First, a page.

Mower manufacturers focus on affordable innovation to improve greens mower lines.
With golf course maintenance staffs going the lean and mean route – the result of budget cuts – more courses have opted for riding greens mowers. That said, there’s still a place for walking greens mowers and always will be, according to manufacturers of the Big Three, otherwise known as John Deere Golf, Jacobsen and The Toro Co.
Many golf course superintendents don’t have enough operators on their staffs to man walking greens mowers and they realize they can get more greens mowed faster with riding greens mowers, says Tracy Lanier, golf product manager for Raleigh, N.C.-based John Deere Golf.
Helmut Ullrich, The Toro Co.’s senior marketing manager for greens mowers, points out that not too long ago the opposite happened: Cash-rich courses opted for walking greens mowers in belief that they offered a better cut.
But the Great Recession changed everything. “[Superintendents] had to do more with less or the same with less,” Ullrich says.
Some courses began skipping a fairway mowing during the week and mowing the roughs fewer times to save money. But they couldn’t do that on the greens, Ullrich points out.
They could use riding greens mowers to get the job done, however, Ullrich adds, but only if they provided a quality cut. Recognizing this, Toro went back to the drawing board to design riding mowers to enhance their quality of cut, Ullrich says.
Chris Fox, a product manager for Charlotte-based Jacobsen, agrees that more superintendents are moving to riding greens mowers.
“Because of labor constraints, superintendents in some cases are transitioning from walking to riding greens mowers,” Fox says. “Although initially they think the move will sacrifice quality of cut, they’re surprised to find that the ECLIPSE 322 riding greens mower provides the exact same quality-of-cut as our walk mowers.”
“Whether it’s undulating greens, less compaction, hydraulics on some riding greens mowers, or the prestige of the narrower stripes, some clubs will continue to walk mow greens,” he adds.
While the top high-end courses continue to walk mow the greens, the tier of courses just below them are changing it up a bit, Lanier says. More of them are mowing greens with riders during the week and walk mowing on the weekends.
“The coures with walking greens mowers will continue to walk mow,” Lanier says.
Despite the increase in quality, a riding greens mower can’t cut like a walk mower, he contends.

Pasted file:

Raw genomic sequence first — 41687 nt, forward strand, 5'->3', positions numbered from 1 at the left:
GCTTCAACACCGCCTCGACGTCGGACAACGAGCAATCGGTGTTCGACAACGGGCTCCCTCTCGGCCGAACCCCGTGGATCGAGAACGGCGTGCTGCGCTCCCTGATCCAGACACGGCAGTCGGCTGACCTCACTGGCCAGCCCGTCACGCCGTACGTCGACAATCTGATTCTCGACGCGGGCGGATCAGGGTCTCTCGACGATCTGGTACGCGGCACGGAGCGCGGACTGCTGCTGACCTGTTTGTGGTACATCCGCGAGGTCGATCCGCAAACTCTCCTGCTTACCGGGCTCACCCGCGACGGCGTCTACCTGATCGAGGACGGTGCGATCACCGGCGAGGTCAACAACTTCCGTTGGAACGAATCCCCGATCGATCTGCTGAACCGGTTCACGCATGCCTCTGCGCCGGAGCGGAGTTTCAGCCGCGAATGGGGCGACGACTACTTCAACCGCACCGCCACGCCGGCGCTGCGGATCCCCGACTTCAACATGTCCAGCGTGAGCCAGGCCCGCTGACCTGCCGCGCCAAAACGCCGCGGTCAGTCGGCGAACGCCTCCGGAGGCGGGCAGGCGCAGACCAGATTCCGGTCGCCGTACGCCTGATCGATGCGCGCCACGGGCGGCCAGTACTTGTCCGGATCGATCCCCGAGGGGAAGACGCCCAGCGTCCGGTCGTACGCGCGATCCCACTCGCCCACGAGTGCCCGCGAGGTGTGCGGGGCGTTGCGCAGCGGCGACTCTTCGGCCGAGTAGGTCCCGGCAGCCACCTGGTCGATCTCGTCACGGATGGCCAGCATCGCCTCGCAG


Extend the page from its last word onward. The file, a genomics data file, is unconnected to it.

For starters, there’s the attractive individual stripe that comes with the walk mower. A riding greens mower can also leave tire tracks, which take time to disappear.
But these days versatility is key and time is money, Lanier notes. Superintendents also want to be able to use riding greens mowers to mow other areas, such as tees and surrounds.
Lanier says that John Deere’s hybrid reel technology has also proved effective and economical. John Deere introduced the first hybrid riding greens mower in 2005. A price can’t be put on the peace of mind superintendents have found without having to worry about hydraulic spills on their courses’ greens, he says.
Could the gas engine go away someday?
“It all comes back to what the customers’ needs are,” Lanier says. “They are the ones who are driving the market for us. But when you think about electric, it just seems to fit in our industry pretty well.”
Jacobsen’s ultimate goal is to provide superintendents with more options to help control course conditions.
“Superintendents deal with so much that is out of their control,” said Adam Slick, public relations and communications manager. “We want to make their jobs a little easier by providing tools that give them more control over course conditions.”
One of those tools is easily adjustable frequency-of-clip (FOC) settings for greens mowers. Jacobsen introduced the concept on its ECLIPSE line of walking and riding greens mowers several years ago. Superintendents simply enter the desired FOC into an onboard computer and begin mowing. Superintendents can use the FOC settings to either increase ball roll without lowering height of cut or maintain ball roll and increase the height of cut.